Enabling small market opportunities
The impact of disposable and single-use technologies in bioprocessing has become significant over the past five years. Certainly, there are many factors driving adoption of these technologies, but two that stand out are increased development speed and capital avoidance. These two benefits can lead to improved financial returns for smaller projects by reducing the large up-front capital costs and lead-times associated with establishing production using conventional technologies. As a result, companies that would have certainly outsourced to CMOs ten years ago are contemplating (or have already begun) producing clinical trial supplies in house. Similarly, countries, frustrated by reliance on others for supply of vaccines for pandemic or regional diseases, are planning to establish manufacturing capacity using flexible, disposables-based facilities for self-sufficiency. And as personalized medicines and autologous therapies advance in research and development, the concept of manufacturing many similar products at a very small scale using fully disposable processes is no longer a pipe dream.
But are these opportunities fully enabled by disposable technologies? At a discussion panel at the IBC Antibody Production conference last March, several participants expressed concern that development and quality-related fixed costs associated with bringing new products through the approval process still pose significant hurdles for the economic viability of personalized medicine products. To fully enable the potential of smaller market products, we believe that disposable technologies are necessary but not sufficient. We must also find technologies and approaches that will “right size” such fixed costs as research and development, quality systems, and regulatory compliance. Even applications that may already be economically viable through the use of disposable technologies – like in-house production of clinical supplies and smaller-scale national based production of vaccines – would benefit from the “right sizing” of fixed costs.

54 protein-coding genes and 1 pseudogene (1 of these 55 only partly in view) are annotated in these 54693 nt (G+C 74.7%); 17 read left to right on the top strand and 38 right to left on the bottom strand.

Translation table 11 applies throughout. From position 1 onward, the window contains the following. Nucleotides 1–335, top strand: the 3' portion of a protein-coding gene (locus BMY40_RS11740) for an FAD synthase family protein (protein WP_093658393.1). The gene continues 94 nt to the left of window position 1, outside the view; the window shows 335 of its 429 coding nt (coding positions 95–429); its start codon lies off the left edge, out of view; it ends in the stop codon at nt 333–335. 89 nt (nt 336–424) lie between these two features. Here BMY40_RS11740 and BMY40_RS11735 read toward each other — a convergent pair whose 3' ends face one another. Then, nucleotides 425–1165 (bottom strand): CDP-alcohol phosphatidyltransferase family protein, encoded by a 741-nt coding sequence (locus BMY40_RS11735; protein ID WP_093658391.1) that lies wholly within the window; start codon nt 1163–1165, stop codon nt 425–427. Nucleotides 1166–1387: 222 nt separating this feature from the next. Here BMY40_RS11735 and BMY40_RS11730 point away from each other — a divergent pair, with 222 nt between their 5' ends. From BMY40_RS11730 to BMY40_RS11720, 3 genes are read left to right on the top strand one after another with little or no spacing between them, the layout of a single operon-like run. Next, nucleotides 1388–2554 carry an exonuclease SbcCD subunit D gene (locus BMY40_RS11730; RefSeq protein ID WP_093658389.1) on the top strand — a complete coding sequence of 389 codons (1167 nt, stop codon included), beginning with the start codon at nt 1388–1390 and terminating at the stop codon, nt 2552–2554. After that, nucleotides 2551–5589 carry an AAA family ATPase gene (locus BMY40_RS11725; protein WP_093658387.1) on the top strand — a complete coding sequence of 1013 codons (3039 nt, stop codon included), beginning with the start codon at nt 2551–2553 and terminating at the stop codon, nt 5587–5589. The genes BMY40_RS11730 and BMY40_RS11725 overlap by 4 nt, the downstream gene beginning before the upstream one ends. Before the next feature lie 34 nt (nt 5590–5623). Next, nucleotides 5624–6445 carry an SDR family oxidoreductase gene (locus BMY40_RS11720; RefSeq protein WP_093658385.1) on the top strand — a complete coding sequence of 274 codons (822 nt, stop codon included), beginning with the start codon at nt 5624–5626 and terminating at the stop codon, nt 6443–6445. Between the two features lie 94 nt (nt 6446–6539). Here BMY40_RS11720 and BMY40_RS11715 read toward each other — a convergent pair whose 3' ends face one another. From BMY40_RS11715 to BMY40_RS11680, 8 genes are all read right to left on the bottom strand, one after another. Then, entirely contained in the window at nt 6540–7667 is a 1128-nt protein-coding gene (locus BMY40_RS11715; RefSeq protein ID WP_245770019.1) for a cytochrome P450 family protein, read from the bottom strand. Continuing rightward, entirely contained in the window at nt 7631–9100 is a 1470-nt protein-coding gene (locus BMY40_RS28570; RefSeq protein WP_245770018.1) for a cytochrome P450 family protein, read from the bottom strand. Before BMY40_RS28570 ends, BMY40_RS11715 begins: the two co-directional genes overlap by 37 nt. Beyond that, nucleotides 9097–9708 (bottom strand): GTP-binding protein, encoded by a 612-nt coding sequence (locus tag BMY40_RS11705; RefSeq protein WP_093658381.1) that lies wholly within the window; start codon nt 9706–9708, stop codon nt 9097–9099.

In our view, the cause of this dilemma is that our fixed cost structure has grown to a size and scale that is appropriate for supporting the industry’s historical and current “blockbuster” model. We have pursued expensive development programs and built elaborate quality systems in order to buy down risk as far as possible, which is understandably justified by the magnitude of blockbuster sales in our heavily regulated market. However, if our industry is to successfully move away from the blockbuster model towards the development of larger numbers of niche products or personalized medicines, then something has to give. The question is how will we meet the growing regulatory expectations for product quality and characterization while bringing down fixed costs? It is clear that our approach to managing development, assuring product quality, and achieving regulatory compliance must become far more flexible and efficient to truly enable smaller-market product opportunities. We welcome your thoughts and ideas on how we might accomplish this. Or, if you think the blockbuster model is here to stay, we’d like to hear arguments on that side as well.